Background: Health Literacy is the set of skills that constitute the ability to perform reading and numerical tasks to function in the health care environment. People with functional illiteracy are unable to understand written documents and therefore sanitary information. Aim: To explore the effects of functional illiteracy on personal health care behaviors in Chile. Material and Methods: Using the Chilean Social Characterization Survey of 2006, respondents were separated into those that had read a book in the last year and those that had not as a proxy variable for functional literacy. Using econometric models, the impact of this variable on having a Papanicolaou (PAP) smear done and consulting in primary health clinics rather than in emergency services, was explored. Results: The survey is nationally representative, and 76% interviewees declared not having read a book in the last year. Probability of having a PAP smear done during the last three years was higher among women who had read a book with an OR of 1.19 (1.15-1.25). Likewise, the probability of consulting in emergency services rather than in primary health clinics was lower among those who had read a book with an OR of 0.85 (0.80-0.91). Conclusions: This study provides evidence of possible impacts of low functional literacy in health care behaviors in the Chilean population.
| Idioma(s): Español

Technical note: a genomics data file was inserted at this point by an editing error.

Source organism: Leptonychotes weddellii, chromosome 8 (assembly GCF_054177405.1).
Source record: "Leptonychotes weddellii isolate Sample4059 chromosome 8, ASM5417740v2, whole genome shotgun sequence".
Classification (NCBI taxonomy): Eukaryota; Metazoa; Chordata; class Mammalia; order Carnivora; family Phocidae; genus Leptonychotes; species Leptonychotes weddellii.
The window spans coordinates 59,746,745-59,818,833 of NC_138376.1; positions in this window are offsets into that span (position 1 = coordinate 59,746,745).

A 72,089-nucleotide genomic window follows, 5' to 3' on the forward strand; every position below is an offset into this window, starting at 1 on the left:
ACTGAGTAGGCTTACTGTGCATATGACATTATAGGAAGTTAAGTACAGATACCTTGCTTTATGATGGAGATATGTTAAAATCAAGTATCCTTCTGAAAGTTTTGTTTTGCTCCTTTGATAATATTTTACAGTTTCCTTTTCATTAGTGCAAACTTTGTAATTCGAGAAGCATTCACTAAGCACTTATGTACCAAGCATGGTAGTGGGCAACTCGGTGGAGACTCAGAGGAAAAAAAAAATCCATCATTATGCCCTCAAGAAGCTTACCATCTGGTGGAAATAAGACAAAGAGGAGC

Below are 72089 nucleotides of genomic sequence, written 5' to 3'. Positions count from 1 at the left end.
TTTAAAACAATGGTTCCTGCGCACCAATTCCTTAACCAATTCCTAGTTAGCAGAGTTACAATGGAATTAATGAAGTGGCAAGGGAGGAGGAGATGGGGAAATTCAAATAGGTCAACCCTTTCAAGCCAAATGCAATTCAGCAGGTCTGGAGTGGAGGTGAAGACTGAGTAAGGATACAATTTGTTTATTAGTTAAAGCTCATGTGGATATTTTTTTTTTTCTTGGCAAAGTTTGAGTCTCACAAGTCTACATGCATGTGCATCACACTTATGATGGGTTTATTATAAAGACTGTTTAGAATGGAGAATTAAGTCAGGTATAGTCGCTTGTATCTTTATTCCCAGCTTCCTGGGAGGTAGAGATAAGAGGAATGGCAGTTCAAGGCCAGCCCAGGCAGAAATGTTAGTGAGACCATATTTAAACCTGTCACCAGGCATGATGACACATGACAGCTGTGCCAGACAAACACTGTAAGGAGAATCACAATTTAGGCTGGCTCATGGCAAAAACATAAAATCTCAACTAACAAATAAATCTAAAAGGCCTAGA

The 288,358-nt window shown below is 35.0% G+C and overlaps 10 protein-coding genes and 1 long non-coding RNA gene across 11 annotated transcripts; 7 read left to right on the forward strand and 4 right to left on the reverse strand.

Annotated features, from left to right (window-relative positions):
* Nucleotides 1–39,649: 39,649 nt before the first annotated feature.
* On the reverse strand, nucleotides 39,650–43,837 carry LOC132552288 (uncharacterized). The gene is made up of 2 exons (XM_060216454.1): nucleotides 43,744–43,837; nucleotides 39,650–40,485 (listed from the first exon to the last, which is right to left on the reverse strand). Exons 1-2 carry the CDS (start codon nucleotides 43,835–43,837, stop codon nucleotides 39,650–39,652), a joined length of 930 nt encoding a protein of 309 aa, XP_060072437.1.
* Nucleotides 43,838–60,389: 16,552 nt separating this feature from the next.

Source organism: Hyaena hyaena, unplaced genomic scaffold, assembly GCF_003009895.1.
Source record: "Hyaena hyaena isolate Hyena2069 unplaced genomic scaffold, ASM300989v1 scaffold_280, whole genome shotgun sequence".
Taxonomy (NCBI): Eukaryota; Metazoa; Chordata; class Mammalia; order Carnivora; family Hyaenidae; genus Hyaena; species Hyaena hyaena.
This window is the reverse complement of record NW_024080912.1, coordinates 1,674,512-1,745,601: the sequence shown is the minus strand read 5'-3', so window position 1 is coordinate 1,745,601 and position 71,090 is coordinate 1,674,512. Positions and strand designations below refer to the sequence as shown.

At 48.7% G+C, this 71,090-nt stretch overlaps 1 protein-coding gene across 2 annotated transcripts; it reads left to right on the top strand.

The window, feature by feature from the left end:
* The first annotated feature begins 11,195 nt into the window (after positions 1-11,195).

The most important event in Chilean public health in the XXth Century was the creation of the National Health Service (NHS), in 1952. Systematic public policies for the promotion of health, disease prevention, medical care, and rehabilitation were implemented, while a number of more specific programs were introduced, such as those on infant malnutrition, complementary infant feeding, medical control of pregnant women and healthy infants, infant and adult vaccination, and essential sanitation services. In 1981, a parallel private health care system was introduced in the form of medical care financial institutions, which today cover 15% of the population, as contrasted with the public system, which covers about 80%. From 1952 to 2014, public health care policies made possible a remarkable improvement in Chile s health indexes: downward trends in infant mortality rate (from 117.8 to 7.2 x 1,000 live births), maternal mortality (from 276 to 18.5 x 100,000), undernourished children < 5 years old (from 63% to 0.5%); and upward trends in life expectancy at birth (from 50 to 79,8 years), professional hospital care of births (from 35% to 99.8%), access to drinking water (from 52% to 99%), and access to sanitary sewer (from 21% to 98.9%). This went hand in hand with an improvement in economic and social indexes: per capita income at purchasing power parity increased from US$ 3,827 to US$ 20,894 and poverty decreased from 60% to 14.4% of the population. Related indexes such as illiteracy, average schooling, and years of primary school education, were significantly improved as well. Nevertheless, compared with OECD countries, Chile has a relatively low public investment in health (45.7% of total national investment), a deficit in the number of physicians (1.7 x 1,000 inhabitants) and nurses (4.8 x 1,000), in the number of hospital beds (2.1 x 1,000), and in the availability of generic drugs in the market (30%). Chile and the USA are the two OECD countries with the lowest public investment in health. A generalized dissatisfaction with the current Chilean health care model and the need of the vast majority of the population for timely access to acceptable quality medical care are powerful arguments which point to the need for a universal public health care system. The significant increase in public expenditure on health care which such a system would demand requires a sustainable growth of the Chilean economy.